Private prisons, jails, and detention centers housed 15.7 percent of all federal inmates in 2019 and about 81 percent of all immigration detainees in 2020. Operators of private prisons are paid by the federal government – the taxpayer – to house federal inmates, but their status as private entities allows them to avoid the reach of our public records laws, including FOIA. The Justice Department’s Inspector General has found that prisons run by private companies are substantially less safe and secure than those run by the U.S. Bureau of Prisons.
President Biden took an important step on January 26, 2021, by issuing an executive order directing the Attorney General to not renew the Department of Justice’s contracts with privately operated criminal detention facilities. However, the PPIA remains essential to hold detention facilities accountable until this order is fully implemented and in case a future administration reverses course. Importantly, this bill also ensures that privately run immigration detention facilities that contract with the Department of Homeland Security are subject to FOIA.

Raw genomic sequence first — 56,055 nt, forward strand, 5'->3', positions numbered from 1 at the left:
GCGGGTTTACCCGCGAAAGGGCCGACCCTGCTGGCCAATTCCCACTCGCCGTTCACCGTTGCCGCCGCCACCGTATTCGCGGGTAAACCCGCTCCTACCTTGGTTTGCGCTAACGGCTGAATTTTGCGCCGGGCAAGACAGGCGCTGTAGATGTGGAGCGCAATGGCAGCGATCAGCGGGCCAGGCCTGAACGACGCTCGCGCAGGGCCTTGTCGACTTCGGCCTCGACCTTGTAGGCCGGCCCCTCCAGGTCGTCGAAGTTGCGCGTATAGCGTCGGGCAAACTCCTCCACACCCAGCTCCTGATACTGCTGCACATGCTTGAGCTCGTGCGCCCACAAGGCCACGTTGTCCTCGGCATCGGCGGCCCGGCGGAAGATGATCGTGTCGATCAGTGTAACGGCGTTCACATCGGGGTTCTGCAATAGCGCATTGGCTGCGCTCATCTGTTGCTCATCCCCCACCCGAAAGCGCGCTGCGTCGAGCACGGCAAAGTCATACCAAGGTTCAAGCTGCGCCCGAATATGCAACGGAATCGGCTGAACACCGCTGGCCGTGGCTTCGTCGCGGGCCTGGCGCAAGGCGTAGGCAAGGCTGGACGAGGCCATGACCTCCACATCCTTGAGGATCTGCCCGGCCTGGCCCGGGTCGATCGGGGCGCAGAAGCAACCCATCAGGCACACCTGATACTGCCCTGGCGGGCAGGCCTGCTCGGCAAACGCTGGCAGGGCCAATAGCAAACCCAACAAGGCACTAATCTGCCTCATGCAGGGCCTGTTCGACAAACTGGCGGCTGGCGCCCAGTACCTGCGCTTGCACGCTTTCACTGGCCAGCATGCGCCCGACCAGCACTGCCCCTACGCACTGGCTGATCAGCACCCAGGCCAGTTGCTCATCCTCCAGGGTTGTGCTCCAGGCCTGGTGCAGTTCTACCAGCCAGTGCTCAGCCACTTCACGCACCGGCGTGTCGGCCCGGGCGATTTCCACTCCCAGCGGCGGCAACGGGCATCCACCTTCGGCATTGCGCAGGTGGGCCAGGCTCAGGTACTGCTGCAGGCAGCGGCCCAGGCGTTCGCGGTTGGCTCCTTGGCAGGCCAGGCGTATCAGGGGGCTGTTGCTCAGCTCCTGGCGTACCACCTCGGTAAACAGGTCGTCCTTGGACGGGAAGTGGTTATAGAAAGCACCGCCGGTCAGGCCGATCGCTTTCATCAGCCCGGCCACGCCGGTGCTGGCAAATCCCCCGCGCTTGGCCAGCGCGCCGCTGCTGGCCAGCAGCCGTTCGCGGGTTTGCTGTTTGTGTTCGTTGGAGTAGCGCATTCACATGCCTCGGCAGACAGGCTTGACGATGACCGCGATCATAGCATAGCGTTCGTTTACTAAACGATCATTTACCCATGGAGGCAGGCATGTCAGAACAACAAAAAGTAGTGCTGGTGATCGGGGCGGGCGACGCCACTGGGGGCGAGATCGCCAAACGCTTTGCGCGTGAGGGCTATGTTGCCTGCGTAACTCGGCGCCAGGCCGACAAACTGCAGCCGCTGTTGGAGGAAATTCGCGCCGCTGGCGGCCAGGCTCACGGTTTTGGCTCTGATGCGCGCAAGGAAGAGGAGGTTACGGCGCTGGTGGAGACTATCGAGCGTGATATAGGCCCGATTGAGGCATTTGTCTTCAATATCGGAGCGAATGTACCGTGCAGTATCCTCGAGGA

“Private prisons perform a fundamental government function and should be required to comply with the same public access and information laws as their federal counterparts. The Private Prison Information Act will check waste, fraud and abuse of taxpayer dollars by strengthening oversight of contractors and holding them accountable for their contractual obligations to the federal government,” said Lisa Rosenberg, executive director, Open The Government.